This article was previously published under Q251123
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In terms of the number of databases supported in Microsoft Exchange 2000 Server versus what is available in Exchange Server 5.5, Exchange 2000 supports substantially more.
The recommendation for database capacity planning on non-clustered Exchange 2000 Servers is a maximum of four storage groups that contain a maximum of five databases for each storage group. This results in a maximum of 20 databases for each Exchange 2000 server.
This limit is enforced inside the Exchange System Manger snap-in, so administrators cannot create more storage groups than the system enables.
For backup and recovery, Exchange 2000 enables one active backup or restoration of a database for each storage group at any one time.
These new values affect the deployment of cluster servers. For example, in a sample configuration of a two-node cluster with two storage groups for each node (assigned to virtual servers), if failover occurs, one node may have four storage groups.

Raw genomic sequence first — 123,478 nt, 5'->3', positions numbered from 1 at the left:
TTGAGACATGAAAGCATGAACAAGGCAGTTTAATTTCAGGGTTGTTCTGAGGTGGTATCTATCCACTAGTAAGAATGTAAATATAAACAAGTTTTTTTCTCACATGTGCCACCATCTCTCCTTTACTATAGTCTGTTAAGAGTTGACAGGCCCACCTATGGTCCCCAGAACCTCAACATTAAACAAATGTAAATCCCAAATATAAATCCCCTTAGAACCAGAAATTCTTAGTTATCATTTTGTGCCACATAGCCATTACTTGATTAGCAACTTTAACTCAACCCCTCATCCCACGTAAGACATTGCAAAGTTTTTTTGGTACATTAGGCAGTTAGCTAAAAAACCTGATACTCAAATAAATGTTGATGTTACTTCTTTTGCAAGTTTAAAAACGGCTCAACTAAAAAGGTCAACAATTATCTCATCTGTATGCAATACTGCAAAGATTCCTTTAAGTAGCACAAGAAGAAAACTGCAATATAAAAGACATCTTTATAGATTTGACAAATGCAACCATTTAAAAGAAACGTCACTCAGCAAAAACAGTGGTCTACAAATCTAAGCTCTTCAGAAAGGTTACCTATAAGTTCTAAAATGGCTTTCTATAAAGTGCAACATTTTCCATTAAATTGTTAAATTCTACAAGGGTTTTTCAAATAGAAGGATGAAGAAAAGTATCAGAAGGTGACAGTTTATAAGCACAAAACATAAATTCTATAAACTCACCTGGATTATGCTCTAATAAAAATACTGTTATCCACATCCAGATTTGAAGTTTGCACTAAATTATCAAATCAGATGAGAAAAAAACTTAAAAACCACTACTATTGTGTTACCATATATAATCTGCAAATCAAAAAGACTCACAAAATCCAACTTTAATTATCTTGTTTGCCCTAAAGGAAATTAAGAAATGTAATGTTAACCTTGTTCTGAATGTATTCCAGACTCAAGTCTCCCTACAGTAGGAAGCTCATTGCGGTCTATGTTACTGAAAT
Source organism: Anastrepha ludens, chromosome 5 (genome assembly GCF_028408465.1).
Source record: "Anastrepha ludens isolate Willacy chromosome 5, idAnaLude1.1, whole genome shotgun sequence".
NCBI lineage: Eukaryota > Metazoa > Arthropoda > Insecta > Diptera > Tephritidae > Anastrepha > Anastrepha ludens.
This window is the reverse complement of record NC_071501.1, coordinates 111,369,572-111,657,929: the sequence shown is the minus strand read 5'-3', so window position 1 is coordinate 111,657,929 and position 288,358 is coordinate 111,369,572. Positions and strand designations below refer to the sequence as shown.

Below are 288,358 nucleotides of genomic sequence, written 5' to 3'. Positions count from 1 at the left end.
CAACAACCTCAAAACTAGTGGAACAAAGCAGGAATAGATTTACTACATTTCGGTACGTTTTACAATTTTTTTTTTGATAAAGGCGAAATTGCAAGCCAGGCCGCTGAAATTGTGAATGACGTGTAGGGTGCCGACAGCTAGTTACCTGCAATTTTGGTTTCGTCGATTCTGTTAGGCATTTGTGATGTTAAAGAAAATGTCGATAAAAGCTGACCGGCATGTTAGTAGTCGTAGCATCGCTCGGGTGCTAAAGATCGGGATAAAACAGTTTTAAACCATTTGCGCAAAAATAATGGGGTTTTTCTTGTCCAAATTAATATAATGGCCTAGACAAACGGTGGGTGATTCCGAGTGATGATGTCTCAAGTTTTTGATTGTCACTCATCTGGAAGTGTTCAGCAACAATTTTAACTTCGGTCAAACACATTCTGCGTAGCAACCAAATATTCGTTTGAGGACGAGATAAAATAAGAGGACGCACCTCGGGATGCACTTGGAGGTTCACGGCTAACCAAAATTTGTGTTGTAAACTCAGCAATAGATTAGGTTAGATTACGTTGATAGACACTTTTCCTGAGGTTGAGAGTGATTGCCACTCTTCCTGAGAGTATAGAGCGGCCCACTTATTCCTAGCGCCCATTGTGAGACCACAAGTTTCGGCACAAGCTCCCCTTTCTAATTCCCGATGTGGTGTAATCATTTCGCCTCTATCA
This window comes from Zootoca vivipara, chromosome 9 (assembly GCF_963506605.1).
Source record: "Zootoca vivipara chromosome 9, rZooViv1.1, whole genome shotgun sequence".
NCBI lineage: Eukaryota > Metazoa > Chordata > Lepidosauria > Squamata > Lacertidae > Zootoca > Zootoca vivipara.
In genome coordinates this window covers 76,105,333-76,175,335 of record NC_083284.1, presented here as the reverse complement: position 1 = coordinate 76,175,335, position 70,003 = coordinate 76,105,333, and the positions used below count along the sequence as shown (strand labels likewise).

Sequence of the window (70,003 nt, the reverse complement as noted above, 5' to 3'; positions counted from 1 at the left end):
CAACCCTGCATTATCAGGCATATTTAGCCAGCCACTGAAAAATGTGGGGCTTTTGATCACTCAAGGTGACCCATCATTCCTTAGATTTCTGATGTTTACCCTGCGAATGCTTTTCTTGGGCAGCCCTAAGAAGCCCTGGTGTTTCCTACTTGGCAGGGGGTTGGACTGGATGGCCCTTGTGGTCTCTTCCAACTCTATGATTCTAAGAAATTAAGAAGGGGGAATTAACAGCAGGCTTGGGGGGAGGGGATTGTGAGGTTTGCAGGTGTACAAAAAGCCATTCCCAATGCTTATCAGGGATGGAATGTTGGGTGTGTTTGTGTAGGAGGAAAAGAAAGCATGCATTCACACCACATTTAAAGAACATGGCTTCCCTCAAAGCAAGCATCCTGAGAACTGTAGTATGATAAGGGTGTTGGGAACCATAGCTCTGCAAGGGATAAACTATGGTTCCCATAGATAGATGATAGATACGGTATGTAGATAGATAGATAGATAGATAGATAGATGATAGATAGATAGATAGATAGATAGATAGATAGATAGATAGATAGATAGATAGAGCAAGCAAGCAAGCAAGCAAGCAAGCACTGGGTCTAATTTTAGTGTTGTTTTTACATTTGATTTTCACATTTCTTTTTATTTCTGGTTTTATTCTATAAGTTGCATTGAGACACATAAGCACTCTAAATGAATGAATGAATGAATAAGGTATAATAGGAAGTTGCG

The fundamental rule is that a single server cannot host more than four storage groups at any one time.
Exchange 2000 enables an administrator to perform exactly one simultaneous backup for each storage group. Therefore, the maximum number of parallel backups equals the number of configured storage groups. Therefore, if you have four storage groups, you can have up to four parallel backups going on, but each backup must be focused on a different storage group.
As the four-storage group limit is enforced in Exchange System Manger rather than in the Extensible Storage Engine (ESE) code itself, the value of 16 storage groups remains. This means, theoretically, that the maximum number of parallel restores is limited by the number of active storage groups.